Nassau lawmakers on Monday failed to authorize borrowing $45 million to satisfy a federal court judgment in a wrongful conviction case of two men for a 1984 rape and murder.
The action — a result of minority Democrats blocking the supermajority needed for bonding — could imperil a stay the county got on having to put up the money pending its appeal, officials said.
“That could result in freezing of county accounts and other enforcement measures,” said Robert Cimino, an attorney representing the county.
County legislators voted 11-7, with all Republicans present in support and all Democrats against, to approve the $45 million bonding ordinance. Because 13 votes were necessary for passage, it failed and the GOP majority then re-called it to table for a future meeting.
The authorization was submitted for legislative approval as part of a stipulation entered last year in federal court in Central Islip. It required the county to indemnify the estate of Joseph Volpe, the late Nassau police detective found in 2014 to have violated the rights of two men, John Restivo and Dennis Halstead, who served 18 years in prison for the rape and murder of 16-year-old Theresa Fusco of Lynbrook.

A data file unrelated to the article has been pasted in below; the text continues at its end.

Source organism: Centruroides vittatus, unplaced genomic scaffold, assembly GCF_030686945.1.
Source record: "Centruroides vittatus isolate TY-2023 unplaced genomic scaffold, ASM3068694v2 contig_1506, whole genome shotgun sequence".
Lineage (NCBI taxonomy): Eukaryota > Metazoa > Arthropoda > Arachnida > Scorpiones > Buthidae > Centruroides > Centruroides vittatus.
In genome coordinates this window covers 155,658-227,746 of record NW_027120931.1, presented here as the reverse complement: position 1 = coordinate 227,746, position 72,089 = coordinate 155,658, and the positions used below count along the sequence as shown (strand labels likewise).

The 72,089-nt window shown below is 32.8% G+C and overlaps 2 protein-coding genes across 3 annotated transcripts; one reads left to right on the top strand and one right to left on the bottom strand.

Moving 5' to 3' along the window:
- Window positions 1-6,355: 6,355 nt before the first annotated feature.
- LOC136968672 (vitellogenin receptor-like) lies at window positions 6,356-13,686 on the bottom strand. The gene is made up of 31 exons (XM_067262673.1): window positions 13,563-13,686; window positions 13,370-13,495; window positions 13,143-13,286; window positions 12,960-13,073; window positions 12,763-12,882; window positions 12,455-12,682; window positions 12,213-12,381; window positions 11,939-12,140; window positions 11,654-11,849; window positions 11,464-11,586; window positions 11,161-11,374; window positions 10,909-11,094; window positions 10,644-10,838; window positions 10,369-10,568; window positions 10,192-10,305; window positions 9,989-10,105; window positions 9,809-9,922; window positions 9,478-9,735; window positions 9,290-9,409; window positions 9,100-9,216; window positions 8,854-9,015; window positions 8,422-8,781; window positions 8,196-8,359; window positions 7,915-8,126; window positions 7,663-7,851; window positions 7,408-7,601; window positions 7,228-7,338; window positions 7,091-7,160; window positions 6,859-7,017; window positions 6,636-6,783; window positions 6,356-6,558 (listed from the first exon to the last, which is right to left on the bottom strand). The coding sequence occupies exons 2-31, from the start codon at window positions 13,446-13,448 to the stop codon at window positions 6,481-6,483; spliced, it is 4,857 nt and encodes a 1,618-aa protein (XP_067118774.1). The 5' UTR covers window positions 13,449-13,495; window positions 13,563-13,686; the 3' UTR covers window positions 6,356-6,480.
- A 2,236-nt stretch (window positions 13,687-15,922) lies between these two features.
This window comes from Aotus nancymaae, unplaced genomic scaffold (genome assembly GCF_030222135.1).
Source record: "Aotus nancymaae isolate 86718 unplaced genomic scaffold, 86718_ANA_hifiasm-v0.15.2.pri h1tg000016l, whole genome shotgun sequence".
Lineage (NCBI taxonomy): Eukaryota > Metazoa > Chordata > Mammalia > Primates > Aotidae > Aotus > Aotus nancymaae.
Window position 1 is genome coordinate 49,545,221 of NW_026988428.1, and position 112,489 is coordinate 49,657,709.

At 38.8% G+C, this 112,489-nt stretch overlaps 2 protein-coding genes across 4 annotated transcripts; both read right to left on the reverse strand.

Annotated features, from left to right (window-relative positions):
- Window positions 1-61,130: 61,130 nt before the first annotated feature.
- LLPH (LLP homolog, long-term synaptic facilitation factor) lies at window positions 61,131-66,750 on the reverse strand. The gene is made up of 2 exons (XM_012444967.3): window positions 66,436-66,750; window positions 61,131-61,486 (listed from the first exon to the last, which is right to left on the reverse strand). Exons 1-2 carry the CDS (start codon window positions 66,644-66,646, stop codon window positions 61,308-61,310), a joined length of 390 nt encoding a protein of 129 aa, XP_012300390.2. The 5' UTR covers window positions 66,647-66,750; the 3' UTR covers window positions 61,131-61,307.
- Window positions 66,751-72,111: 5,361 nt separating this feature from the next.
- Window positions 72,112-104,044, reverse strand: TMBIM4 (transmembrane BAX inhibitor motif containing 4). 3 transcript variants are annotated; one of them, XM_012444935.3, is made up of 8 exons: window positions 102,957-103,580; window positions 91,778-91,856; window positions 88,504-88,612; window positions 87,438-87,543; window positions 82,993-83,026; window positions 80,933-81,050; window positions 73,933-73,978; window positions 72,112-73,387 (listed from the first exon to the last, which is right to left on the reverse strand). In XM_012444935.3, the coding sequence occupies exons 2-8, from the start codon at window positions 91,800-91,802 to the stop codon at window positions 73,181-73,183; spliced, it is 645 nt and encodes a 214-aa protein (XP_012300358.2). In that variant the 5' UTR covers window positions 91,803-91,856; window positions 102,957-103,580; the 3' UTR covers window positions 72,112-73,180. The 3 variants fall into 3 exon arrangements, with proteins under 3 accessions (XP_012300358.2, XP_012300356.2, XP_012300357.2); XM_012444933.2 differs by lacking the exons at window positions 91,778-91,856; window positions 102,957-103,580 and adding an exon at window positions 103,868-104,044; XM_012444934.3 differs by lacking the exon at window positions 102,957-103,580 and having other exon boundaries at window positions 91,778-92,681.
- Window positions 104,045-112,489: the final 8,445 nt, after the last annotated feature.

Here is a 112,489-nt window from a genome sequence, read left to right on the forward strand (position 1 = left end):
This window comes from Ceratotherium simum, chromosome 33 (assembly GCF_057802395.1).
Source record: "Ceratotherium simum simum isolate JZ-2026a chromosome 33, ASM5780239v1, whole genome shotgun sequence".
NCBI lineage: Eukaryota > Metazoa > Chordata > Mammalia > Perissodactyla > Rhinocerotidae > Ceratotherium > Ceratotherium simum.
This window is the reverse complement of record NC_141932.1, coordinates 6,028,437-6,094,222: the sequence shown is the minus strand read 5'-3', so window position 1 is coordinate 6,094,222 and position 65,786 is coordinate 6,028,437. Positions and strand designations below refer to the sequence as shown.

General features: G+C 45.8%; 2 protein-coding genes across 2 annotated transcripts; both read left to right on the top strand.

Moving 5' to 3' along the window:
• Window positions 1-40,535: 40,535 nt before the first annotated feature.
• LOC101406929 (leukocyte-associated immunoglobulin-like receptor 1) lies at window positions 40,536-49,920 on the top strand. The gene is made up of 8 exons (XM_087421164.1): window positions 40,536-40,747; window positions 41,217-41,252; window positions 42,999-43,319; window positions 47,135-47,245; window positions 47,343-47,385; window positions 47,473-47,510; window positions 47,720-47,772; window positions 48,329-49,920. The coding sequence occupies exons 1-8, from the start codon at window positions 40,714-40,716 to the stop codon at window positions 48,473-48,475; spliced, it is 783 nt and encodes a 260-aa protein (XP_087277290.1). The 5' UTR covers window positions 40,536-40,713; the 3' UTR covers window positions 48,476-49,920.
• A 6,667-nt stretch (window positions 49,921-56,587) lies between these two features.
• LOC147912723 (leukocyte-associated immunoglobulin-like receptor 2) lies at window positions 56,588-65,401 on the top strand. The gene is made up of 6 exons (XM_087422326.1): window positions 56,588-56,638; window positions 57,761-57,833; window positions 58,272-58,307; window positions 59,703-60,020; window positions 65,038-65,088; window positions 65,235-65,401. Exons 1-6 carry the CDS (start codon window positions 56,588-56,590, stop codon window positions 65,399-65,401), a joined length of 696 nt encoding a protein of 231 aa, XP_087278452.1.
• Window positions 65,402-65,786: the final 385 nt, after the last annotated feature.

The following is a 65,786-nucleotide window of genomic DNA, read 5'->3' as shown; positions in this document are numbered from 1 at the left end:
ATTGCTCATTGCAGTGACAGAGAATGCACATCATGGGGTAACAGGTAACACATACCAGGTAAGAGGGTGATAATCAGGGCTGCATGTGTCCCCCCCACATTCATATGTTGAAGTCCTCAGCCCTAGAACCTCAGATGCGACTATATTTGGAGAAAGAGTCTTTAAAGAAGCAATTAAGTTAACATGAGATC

Restivo and Halstead were released and exonerated in 2003. A federal jury awarded them $18 million each in damages in 2014, after a prior ruling in favor of the county was overturned. The county also must pay $9 million in related costs.
While appealing the judgment to the U.S. Second Circuit Court of Appeals, Nassau was granted a stay on immediately putting up a $45 million bond as proof they could cover the judgment, as is typical.
Instead, the stipulation required the county present the ordinance to the legislature that authorizes the bonding.
The bonds would not be issued and the money would not be borrowed until the appeal is ruled on, officials said.
But because legislators failed to pass the authorization Monday, Cimino said Restivo and Halstead could ask U.S. District Court Judge Joanna Seybert to lift the stay and require Nassau to immediately deposit $45 million with the court.
“There’s potential danger,” he said, noting that a decision on the county’s appeal could still be months away.
Legislative Democrats, who have resisted most borrowing as they demand an independent office to investigate county contracts, argued that the county could simply put up $45 million from a new operating fund earmarked for settlements and judgments.
“We cannot see a reason why we could not use that fund,” said Minority Leader Kevan Abrahams (D-Freeport).
Top aides to County Executive Edward Mangano, a Republican, countered that the fund is designed to pay smaller, more frequent settlements, and that depleting it would burden county operations.
“The Democrats actions are not in the best interests of taxpayers and they should reconsider their action at the earliest opportunity,” said County Attorney Carnell Foskey.
Nick Brustin, an attorney for the plaintiffs, said, “Nothing that Nassau County does surprises us,” adding that “we’re going to take every step to ensure the judgment is enforced.”